6 Responses

  1. Ben Fox
    Ben Fox September 19, 2013 at 18:05 | | Reply

    Thanks Chase but you forgot one!

    WPUniversity just launched our Real-time, voice-guided WordPress tutorial plugin called Sidekick.(wordpress.org/plugins/sidekick) It puts a widget in your WP Dashboard that walks a user through completing a task in WordPress without leaving their dashboard. It’s 100% free until the end of December.

    Let me know what you think.

    1. Rudd
      Rudd September 19, 2013 at 18:11 | | Reply

      Hi Ben,

      Thanks for this news. I’ll definitely check this out. I’ve heard about WPUniversity but never had time to give it a try.

      1. Ben Fox
        Ben Fox September 19, 2013 at 18:13 | | Reply

        Awesome, thank you. The more feedback we get, the better we can make this thing so let ‘er rip. Our goal is to make learning and supporting those that are learning WordPress a whole lot less painful (read: time consuming and costly).

  2. Chris
    Chris October 3, 2013 at 01:00 | | Reply

    When I turn over the keys of a new WordPress site to clients, I send them to How To Get Started with wordpress by TenTonOnline http://www.tentononline.com/how-to-get-started-with-wordpress. It’s $35, but includes lifetime access. I like that key topics are presented in quick 2-3 min. vids, so people can learn what they need to know, when they need to know it. It has saved me countless hours of yet again explaining how to add an image to a blog post and float it to the left. 🙂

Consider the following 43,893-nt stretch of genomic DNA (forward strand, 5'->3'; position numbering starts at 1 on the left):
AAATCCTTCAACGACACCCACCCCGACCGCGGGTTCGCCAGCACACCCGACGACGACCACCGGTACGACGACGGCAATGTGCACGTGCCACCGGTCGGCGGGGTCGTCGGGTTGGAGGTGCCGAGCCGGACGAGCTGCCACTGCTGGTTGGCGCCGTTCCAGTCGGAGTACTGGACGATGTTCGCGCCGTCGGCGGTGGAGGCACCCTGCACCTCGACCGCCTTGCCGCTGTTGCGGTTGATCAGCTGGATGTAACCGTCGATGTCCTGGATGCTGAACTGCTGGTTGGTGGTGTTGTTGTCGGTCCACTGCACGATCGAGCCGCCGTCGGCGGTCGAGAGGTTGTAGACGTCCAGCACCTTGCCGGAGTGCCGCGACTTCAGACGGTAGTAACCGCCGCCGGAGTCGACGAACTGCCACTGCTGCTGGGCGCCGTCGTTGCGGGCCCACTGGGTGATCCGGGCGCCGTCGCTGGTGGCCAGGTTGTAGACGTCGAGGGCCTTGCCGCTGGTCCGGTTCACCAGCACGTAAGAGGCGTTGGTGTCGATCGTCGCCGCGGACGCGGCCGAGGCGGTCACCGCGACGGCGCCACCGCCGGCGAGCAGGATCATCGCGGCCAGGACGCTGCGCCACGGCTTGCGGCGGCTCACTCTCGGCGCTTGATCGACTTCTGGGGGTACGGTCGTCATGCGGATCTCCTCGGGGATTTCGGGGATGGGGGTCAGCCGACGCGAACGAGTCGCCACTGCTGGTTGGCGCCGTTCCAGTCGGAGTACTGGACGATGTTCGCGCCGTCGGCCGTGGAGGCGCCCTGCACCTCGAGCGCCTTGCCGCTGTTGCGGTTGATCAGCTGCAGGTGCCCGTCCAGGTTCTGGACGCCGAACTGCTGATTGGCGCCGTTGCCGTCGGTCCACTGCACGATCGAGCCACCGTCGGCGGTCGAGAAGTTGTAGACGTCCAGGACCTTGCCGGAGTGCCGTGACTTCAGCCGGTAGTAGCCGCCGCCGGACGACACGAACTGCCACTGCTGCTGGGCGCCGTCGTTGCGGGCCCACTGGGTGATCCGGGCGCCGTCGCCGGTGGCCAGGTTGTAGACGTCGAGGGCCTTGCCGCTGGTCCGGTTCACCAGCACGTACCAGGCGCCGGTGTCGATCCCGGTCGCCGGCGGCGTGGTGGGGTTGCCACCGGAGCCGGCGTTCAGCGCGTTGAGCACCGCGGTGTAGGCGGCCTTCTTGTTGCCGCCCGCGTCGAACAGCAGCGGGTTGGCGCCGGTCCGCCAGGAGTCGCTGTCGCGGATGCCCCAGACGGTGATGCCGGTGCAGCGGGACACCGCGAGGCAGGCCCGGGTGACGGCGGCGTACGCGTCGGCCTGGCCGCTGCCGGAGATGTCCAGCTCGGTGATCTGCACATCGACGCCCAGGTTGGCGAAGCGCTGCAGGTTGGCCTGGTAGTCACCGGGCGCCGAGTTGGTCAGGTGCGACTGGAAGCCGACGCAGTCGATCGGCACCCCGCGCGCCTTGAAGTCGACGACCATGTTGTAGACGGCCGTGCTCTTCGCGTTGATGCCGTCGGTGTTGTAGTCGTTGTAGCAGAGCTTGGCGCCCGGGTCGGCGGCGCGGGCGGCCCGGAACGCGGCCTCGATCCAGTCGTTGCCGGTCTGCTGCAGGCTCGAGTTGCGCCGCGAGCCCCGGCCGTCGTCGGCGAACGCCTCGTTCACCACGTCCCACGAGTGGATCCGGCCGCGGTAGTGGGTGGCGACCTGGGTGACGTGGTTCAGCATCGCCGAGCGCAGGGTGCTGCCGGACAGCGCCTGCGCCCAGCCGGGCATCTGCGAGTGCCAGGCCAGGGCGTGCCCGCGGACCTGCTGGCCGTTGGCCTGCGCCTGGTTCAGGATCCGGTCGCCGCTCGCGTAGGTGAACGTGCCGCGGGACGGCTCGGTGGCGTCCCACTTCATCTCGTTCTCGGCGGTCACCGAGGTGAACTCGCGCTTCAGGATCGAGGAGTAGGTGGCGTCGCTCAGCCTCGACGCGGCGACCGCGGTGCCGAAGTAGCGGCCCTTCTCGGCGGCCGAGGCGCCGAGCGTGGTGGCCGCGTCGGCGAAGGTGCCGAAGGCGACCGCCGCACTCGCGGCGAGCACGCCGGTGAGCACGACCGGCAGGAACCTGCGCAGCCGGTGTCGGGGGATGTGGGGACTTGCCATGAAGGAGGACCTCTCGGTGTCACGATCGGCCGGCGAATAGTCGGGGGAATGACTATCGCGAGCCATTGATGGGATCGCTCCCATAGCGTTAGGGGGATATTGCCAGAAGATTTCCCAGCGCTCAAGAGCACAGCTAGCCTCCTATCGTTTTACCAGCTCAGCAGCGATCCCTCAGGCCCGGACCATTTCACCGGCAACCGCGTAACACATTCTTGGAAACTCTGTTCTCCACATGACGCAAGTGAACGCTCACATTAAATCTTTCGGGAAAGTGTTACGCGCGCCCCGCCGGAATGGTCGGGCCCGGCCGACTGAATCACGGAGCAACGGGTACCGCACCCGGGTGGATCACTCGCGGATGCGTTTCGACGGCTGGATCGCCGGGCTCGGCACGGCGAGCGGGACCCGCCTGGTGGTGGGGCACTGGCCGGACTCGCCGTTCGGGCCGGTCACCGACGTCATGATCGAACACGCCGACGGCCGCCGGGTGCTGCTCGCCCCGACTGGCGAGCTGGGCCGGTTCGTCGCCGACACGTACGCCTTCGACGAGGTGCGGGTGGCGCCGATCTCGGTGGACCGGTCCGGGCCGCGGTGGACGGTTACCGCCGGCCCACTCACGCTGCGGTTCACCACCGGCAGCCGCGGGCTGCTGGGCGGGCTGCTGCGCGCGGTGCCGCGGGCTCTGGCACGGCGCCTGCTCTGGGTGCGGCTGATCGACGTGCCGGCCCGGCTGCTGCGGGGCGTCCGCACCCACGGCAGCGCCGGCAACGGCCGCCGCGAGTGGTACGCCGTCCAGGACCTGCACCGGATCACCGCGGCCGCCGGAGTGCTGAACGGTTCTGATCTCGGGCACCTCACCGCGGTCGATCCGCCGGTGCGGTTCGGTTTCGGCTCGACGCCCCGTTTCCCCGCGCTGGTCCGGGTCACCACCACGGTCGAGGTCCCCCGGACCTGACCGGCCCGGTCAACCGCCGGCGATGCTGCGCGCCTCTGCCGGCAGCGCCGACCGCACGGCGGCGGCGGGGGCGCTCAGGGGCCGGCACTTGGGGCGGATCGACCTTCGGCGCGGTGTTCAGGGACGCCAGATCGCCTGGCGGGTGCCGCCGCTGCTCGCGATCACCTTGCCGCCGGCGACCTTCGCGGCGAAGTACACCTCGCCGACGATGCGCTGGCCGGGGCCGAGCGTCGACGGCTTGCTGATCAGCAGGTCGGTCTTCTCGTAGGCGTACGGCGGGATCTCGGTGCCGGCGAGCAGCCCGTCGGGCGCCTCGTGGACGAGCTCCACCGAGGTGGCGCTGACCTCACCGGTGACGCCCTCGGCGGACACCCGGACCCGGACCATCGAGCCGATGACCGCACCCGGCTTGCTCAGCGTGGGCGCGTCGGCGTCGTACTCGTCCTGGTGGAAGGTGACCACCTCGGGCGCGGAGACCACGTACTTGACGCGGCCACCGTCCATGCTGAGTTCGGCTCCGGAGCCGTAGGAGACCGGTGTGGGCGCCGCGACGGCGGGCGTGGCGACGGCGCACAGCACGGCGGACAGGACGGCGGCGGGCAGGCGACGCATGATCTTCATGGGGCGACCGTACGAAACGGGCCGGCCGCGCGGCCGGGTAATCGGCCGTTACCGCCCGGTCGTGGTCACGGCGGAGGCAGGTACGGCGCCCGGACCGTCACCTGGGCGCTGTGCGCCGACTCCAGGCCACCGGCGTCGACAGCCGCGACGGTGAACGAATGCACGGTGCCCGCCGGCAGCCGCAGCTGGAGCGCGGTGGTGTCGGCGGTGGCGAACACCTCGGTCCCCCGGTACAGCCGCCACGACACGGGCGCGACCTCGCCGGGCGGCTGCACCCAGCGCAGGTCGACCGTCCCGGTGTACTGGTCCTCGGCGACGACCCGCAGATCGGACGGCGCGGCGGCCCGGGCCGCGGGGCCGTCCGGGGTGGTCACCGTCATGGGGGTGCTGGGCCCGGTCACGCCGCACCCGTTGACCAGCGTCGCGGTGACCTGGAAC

3. David Vidgen
    David Vidgen October 20, 2013 at 09:02 | | Reply

    Hi Chase, good post. The one thing that I would definitely recommend to any new wordpress users is to harden the security. WordPress is great for websites and blogging, but straight out of the box it is very easy for hackers to breach. Plugins such as Wordfence or Better WP Security will do the trick (both preferably). On installation, there are two things that you should do straight away: 1) Rename any sample pages or sample posts (including the URL) 2) Amend the standard footer links (the one that links back to wordpress.org). Hackers prey on sites that still have these ‘out of the box’ features still in place, primarily because it’s so easy to find them via Google. Here is a recent article I wrote on upgrading wordpress security: http://www.davidvidgen.co.uk/upgrading-wordpress-security/

  4. Davis Brown
    Davis Brown October 29, 2015 at 21:18 | | Reply

    For beginners Learn to install XAMPP for Windows and WordPress on your local system. This installation takes just a few minutes.
    http://blog.templatetoaster.com/how-to-install-xampp-and-wordpress-locally/

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